VENEZUELA: The International Committee of the Red Cross secured access to Venezuela’s prisons and permission to send humanitarian aid to the deeply divided country on Wednesday. Red Cross President Peter Maurer completed a five-day visit to Venezuela yesterday and met directly with Venezuelan President Nicolás Maduro Tuesday night. Maduro’s willingness to accept aid is a sign of hope for the country devastated by sanctions and energy blackouts.

Maduro granted the Red Cross access to Venezuela’s detention facilities, including military centers like the Ramo Verde military prison where dozens of political prisoners and military personnel accused of attempting to overthrow Maduro are being held. Venezuela had banned the Red Cross and other international organizations from visiting prisons in 2012.



UNITED STATES: The White House filed a one-sentence appeal with the 9th U.S. Circuit Court of Appeals yesterday to refute a judge’s decision to block the Trump administration from returning asylum seekers to Mexico while they await a court date. Judge Richard Seeborg gave the Trump administration until the end of this week to file a stay of his Monday ruling to halt the new asylum practice while the lawsuit proceeds, as requested by civil liberties groups. Seeborg stated that the administration’s policy violated U.S. law by overlooking the dangers migrants are exposed to in Mexico.

MEXICO: Thirteen Indigenous inmates have been on a hunger strike for 26 days in three Chiapas detention centers. They have been detained for over a decade on confessions made under torture and are requesting to be immediately released with unconditional freedom. “The strike does not only represent them, but all Indigenous people who have been unjustly locked up,” the families of the inmates said in an interview with Animal Político.

MEXICO: Yesterday marked the 100th anniversary of the assassination of Emiliano Zapata, a hero of the Mexican Revolution who was murdered by government soldiers. Zapata was known for leading the peasant revolution in the state of Morelos and inspired the Zapatista movement of Chiapas. Speaking at a commemoration ceremony, Mexican President Andrés Manuel López Obrador, who has said many times that he identifies with Zapata, said that it is vital to “understand the importance that the land holds for the rural people of the south.” AMLO has also declared 2019 as the year of Zapata.


CUBA: In his first speech in three months, Raúl Castro warned Cubans to brace for shortages due to U.S. policies in Venezuela. Goods such as flour, cooking oil and eggs are expected to be scarce around the island, largely due to a lack of hard currency. Castro accused the United States of “blackmail” over Venezuela and stated that Cuba would “never abandon” its South American allies.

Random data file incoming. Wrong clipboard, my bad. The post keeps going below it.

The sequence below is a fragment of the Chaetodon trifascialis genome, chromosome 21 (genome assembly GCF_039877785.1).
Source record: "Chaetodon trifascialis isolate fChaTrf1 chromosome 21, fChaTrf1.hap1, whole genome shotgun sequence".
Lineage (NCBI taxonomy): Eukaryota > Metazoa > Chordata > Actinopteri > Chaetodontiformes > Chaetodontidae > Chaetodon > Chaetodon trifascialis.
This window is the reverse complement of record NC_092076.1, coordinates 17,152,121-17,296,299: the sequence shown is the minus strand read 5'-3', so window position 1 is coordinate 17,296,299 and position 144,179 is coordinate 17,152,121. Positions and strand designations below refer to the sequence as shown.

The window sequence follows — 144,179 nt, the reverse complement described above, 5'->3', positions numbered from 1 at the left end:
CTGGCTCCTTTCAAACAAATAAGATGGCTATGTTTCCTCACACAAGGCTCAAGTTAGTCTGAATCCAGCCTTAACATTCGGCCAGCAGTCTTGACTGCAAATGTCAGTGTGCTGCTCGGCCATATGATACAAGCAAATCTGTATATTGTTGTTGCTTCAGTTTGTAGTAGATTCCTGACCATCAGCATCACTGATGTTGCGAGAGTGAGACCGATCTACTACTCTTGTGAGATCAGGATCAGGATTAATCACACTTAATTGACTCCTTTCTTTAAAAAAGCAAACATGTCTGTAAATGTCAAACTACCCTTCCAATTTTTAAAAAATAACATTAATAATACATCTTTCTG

HAITI: Haitian government officials are trying to extend the application deadline for a $229 million loan granted by the International Monetary Fund (IMF). After meeting with IMF representatives in Washington, D.C. on Tuesday, the Governor of the Bank of Haiti, Jean Baden Dubois, and other members of the Haitian government were able to delay ratification until June. The initial deadline to submit the three-year, 0 percent interest loan was set for April 24.


NICARAGUA: Pope Francis has called Nicaragua’s bishop to Rome as threats against him increase. Managua’s auxiliary bishop, Monsignor Silvio Báez Ortega, departed for Italy yesterday after being summoned by the Pope. Monsignor Báez has been an outspoken critic of Daniel Ortega’s regime, calling for all political prisoners to be released on multiple occasions.


BOLIVIA: President Evo Morales concluded his first visit to Turkey on Tuesday, eyeing stronger diplomatic and economic ties with the Middle Eastern nation. Turkish Airlines hopes to begin operating direct flights to Bolivia in 2020 to encourage travel and business between the two countries. Bolivia also plans to accelerate the opening of an embassy in Ankara. Morales expressed desires for increased military cooperation to combat smuggling. He also took advantage of the international visit to criticize U.S. President Donald Trump’s approach to the crisis in Venezuela and U.S. support of Venezuelan opposition leader Juan Guaidó, saying, “appointing presidents today was like the appointment of governors during the colonization era.” Turkish Prime Minister Recep Tayyip Erdoğan praised Bolivian foreign policy, especially regarding Palestine and the Golan Heights.


BRAZIL: Energy Minister Bento Albuquerque announced Tuesday that the Brazilian government will pay the Petrobras oil giant $6 billion to open deep-water oil drilling to international oil companies. The settlement ended years of negotiations and freed the last obstacle for an Oct. 28 auction of a massive deep-water oil reserve. The October auction of the crude oil reserve is expected to raise as much as $26 billion, filling a massive budget deficit in the midst of an economic recession. The settlement comes as a major win for President Jair Bolsonaro’s government, succeeding where his two predecessors had failed.

ARGENTINA: The Grandmothers of the Plaza de Mayo, a human rights organization dedicated to locating and reuniting the families of the children who disappeared during the Argentine dictatorship, told press that they found “granddaughter 129” on Tuesday. The DNA of a 42-year-old woman in Spain was a match to Carlos Alberto Solsona whose wife gave birth to a child in a military dungeon during the country’s military dictatorship in 1977. Solsona never met his daughter and does not want to rush a reunion for fear of “hurting her.” Granddaughter 129 is one of over 500 children born in military dungeons decades ago. According to the organization, these babies were generally separated from their parents and given to military families.

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